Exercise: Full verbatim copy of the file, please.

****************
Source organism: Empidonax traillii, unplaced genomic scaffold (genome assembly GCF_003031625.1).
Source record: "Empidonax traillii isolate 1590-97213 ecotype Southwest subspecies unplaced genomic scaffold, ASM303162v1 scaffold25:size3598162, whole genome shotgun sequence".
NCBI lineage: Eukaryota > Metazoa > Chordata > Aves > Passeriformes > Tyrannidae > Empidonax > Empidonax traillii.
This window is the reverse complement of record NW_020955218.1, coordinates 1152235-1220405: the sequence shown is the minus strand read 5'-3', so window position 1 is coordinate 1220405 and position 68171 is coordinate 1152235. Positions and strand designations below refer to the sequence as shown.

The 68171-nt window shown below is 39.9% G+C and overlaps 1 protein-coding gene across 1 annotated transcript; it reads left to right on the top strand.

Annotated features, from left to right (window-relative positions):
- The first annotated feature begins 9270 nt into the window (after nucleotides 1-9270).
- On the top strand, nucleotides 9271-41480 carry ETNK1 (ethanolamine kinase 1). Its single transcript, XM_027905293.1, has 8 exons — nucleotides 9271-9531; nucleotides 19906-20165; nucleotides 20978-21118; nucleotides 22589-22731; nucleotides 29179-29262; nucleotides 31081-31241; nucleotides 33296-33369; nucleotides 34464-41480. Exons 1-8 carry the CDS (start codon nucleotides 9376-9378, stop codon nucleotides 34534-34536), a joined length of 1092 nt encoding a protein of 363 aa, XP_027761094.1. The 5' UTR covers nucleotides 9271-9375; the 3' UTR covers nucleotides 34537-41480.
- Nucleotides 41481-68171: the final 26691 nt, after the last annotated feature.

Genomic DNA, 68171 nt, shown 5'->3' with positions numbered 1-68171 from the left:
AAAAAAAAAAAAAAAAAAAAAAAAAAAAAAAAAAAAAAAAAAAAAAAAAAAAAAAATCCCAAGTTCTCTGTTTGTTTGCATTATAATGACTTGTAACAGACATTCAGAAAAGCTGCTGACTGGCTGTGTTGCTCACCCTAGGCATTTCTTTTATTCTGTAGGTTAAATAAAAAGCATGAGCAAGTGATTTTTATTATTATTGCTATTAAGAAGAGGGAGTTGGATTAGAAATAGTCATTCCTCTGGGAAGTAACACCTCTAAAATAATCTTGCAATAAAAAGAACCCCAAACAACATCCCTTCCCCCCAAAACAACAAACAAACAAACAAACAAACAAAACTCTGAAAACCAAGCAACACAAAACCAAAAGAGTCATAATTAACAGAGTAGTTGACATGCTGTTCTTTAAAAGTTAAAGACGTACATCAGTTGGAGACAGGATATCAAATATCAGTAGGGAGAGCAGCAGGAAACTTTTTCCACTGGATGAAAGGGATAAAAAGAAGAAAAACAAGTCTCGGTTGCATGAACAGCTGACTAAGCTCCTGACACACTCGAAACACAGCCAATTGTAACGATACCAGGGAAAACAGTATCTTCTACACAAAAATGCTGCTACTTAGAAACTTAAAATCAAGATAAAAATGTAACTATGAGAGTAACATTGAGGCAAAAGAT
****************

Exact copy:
Source organism: Empidonax traillii, unplaced genomic scaffold (genome assembly GCF_003031625.1).
Source record: "Empidonax traillii isolate 1590-97213 ecotype Southwest subspecies unplaced genomic scaffold, ASM303162v1 scaffold25:size3598162, whole genome shotgun sequence".
NCBI lineage: Eukaryota > Metazoa > Chordata > Aves > Passeriformes > Tyrannidae > Empidonax > Empidonax traillii.
This window is the reverse complement of record NW_020955218.1, coordinates 1152235-1220405: the sequence shown is the minus strand read 5'-3', so window position 1 is coordinate 1220405 and position 68171 is coordinate 1152235. Positions and strand designations below refer to the sequence as shown.

The 68171-nt window shown below is 39.9% G+C and overlaps 1 protein-coding gene across 1 annotated transcript; it reads left to right on the top strand.

Annotated features, from left to right (window-relative positions):
- The first annotated feature begins 9270 nt into the window (after nucleotides 1-9270).
- On the top strand, nucleotides 9271-41480 carry ETNK1 (ethanolamine kinase 1). Its single transcript, XM_027905293.1, has 8 exons — nucleotides 9271-9531; nucleotides 19906-20165; nucleotides 20978-21118; nucleotides 22589-22731; nucleotides 29179-29262; nucleotides 31081-31241; nucleotides 33296-33369; nucleotides 34464-41480. Exons 1-8 carry the CDS (start codon nucleotides 9376-9378, stop codon nucleotides 34534-34536), a joined length of 1092 nt encoding a protein of 363 aa, XP_027761094.1. The 5' UTR covers nucleotides 9271-9375; the 3' UTR covers nucleotides 34537-41480.
- Nucleotides 41481-68171: the final 26691 nt, after the last annotated feature.

Genomic DNA, 68171 nt, shown 5'->3' with positions numbered 1-68171 from the left:
AAAAAAAAAAAAAAAAAAAAAAAAAAAAAAAAAAAAAAAAAAAAAAAAAAAAAAAATCCCAAGTTCTCTGTTTGTTTGCATTATAATGACTTGTAACAGACATTCAGAAAAGCTGCTGACTGGCTGTGTTGCTCACCCTAGGCATTTCTTTTATTCTGTAGGTTAAATAAAAAGCATGAGCAAGTGATTTTTATTATTATTGCTATTAAGAAGAGGGAGTTGGATTAGAAATAGTCATTCCTCTGGGAAGTAACACCTCTAAAATAATCTTGCAATAAAAAGAACCCCAAACAACATCCCTTCCCCCCAAAACAACAAACAAACAAACAAACAAACAAAACTCTGAAAACCAAGCAACACAAAACCAAAAGAGTCATAATTAACAGAGTAGTTGACATGCTGTTCTTTAAAAGTTAAAGACGTACATCAGTTGGAGACAGGATATCAAATATCAGTAGGGAGAGCAGCAGGAAACTTTTTCCACTGGATGAAAGGGATAAAAAGAAGAAAAACAAGTCTCGGTTGCATGAACAGCTGACTAAGCTCCTGACACACTCGAAACACAGCCAATTGTAACGATACCAGGGAAAACAGTATCTTCTACACAAAAATGCTGCTACTTAGAAACTTAAAATCAAGATAAAAATGTAACTATGAGAGTAACATTGAGGCAAAAGAT